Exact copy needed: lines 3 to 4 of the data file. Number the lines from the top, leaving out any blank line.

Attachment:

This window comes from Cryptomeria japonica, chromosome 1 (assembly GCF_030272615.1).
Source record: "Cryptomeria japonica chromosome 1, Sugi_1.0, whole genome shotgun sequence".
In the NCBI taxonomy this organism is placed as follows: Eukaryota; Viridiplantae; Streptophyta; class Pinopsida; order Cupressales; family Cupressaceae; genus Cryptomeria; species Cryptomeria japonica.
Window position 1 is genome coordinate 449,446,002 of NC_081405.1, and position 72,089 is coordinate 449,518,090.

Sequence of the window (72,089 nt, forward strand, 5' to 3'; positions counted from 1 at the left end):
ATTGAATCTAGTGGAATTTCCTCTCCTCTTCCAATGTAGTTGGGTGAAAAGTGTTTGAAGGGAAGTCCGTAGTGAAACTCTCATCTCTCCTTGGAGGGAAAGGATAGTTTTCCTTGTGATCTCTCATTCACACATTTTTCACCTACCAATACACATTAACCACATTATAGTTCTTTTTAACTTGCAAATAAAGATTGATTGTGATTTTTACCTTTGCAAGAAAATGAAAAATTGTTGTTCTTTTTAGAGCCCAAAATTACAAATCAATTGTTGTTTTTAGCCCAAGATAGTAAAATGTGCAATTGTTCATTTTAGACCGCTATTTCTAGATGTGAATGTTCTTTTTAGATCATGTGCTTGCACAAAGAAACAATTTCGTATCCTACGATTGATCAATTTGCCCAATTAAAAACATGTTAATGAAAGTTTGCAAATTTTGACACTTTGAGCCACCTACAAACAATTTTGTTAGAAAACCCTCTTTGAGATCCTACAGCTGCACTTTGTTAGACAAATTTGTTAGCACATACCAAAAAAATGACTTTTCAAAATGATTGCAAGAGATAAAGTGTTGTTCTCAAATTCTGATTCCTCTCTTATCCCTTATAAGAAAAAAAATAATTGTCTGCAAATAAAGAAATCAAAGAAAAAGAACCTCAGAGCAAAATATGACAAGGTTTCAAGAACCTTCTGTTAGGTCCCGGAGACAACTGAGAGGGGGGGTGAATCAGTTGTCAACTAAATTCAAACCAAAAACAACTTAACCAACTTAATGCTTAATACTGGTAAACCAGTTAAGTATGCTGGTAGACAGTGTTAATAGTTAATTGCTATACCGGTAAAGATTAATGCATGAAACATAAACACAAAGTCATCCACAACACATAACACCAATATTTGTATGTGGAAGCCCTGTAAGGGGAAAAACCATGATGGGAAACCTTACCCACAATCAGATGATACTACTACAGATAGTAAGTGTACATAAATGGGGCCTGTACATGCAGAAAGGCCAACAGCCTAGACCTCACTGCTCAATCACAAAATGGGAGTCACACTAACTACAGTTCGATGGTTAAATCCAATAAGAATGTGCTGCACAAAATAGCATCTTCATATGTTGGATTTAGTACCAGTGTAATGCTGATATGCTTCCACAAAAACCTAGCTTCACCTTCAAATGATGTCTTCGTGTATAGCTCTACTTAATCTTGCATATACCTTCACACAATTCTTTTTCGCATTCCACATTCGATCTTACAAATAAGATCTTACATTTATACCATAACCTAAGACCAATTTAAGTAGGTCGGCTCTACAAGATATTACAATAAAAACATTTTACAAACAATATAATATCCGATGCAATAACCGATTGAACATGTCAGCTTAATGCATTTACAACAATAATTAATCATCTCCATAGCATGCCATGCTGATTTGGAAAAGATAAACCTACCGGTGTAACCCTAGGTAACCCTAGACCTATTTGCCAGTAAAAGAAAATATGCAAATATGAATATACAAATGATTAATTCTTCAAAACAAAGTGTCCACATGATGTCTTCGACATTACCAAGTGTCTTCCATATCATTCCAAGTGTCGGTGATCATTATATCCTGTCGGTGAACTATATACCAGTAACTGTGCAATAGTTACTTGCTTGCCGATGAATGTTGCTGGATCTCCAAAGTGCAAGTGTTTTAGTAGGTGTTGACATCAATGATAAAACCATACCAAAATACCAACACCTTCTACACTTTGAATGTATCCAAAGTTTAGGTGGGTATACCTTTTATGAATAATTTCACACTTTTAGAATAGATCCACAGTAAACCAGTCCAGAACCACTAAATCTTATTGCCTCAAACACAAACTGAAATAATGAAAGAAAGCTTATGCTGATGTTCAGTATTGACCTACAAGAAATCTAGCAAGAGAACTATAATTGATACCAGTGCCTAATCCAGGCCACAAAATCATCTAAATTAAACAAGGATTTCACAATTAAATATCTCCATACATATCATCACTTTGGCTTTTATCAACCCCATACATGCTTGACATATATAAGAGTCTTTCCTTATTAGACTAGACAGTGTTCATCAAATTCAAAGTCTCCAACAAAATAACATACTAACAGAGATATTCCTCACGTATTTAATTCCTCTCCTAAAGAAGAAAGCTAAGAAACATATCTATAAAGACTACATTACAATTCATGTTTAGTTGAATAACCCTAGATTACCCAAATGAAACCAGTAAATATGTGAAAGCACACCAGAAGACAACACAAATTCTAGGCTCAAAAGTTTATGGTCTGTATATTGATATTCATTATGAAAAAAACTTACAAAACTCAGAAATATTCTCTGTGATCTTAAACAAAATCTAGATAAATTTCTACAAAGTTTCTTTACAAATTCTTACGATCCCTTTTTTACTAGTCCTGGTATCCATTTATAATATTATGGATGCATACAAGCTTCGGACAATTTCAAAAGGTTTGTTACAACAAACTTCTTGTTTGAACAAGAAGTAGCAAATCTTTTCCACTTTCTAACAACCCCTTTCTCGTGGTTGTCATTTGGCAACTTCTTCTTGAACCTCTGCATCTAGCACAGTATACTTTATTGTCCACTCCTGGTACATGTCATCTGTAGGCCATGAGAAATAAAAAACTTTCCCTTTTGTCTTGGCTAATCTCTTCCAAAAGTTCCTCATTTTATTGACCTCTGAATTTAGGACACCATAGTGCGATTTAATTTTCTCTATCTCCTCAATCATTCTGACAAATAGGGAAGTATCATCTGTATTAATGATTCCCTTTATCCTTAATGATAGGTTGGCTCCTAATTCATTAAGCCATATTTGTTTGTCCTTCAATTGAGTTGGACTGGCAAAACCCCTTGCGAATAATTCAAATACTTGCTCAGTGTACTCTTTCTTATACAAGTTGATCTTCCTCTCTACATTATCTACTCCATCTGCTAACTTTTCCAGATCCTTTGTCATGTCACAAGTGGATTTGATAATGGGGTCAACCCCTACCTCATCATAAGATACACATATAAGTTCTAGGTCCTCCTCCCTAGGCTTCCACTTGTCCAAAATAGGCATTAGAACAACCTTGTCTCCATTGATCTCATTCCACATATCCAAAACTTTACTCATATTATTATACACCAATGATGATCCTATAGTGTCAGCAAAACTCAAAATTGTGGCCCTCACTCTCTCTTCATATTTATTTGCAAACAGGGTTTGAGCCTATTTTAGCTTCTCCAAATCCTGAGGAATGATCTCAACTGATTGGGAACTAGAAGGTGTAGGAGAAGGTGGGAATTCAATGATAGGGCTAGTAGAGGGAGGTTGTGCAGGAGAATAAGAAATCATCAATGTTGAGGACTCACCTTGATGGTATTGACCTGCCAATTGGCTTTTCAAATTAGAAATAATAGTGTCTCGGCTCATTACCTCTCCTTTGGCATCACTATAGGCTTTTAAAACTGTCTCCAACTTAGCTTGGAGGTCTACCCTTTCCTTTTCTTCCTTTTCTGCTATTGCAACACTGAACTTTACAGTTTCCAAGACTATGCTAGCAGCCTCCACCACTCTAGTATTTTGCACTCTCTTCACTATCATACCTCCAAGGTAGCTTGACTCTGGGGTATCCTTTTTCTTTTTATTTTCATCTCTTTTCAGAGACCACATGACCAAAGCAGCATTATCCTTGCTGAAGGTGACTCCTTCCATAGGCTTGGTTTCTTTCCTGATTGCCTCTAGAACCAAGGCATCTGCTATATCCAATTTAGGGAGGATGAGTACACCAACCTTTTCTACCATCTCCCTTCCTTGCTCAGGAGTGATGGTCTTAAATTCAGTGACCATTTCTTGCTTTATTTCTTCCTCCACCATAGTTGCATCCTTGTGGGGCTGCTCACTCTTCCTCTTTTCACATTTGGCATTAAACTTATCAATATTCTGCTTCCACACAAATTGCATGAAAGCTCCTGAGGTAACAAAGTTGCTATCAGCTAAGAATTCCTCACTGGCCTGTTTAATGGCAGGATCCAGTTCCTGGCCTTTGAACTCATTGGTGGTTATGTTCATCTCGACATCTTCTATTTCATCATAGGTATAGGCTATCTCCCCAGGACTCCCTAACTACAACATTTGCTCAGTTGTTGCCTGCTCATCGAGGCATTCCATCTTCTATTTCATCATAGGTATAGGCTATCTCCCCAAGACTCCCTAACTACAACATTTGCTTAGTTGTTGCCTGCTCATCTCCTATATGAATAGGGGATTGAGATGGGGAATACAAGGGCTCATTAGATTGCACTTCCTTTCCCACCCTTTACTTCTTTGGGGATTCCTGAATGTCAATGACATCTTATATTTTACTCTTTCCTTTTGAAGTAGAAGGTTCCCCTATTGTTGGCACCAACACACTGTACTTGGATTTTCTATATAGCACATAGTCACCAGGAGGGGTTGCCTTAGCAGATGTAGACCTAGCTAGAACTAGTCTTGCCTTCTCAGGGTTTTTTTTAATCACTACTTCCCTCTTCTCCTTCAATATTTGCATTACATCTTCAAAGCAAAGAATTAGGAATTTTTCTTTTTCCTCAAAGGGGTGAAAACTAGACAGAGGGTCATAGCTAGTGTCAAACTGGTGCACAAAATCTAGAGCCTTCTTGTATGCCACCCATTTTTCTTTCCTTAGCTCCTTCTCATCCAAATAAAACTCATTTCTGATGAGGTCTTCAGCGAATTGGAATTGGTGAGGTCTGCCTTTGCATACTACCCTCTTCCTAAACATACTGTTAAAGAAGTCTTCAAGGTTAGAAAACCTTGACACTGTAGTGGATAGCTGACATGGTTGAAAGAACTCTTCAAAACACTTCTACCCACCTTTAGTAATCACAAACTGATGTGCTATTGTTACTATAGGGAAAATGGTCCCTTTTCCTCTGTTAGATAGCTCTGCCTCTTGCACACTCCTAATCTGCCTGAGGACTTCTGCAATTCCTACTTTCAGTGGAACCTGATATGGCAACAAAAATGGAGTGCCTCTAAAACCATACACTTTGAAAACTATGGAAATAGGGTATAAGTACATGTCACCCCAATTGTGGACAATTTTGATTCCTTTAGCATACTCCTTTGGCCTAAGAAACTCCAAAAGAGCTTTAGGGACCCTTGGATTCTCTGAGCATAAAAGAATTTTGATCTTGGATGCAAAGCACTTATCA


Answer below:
In the NCBI taxonomy this organism is placed as follows: Eukaryota; Viridiplantae; Streptophyta; class Pinopsida; order Cupressales; family Cupressaceae; genus Cryptomeria; species Cryptomeria japonica.
Window position 1 is genome coordinate 449,446,002 of NC_081405.1, and position 72,089 is coordinate 449,518,090.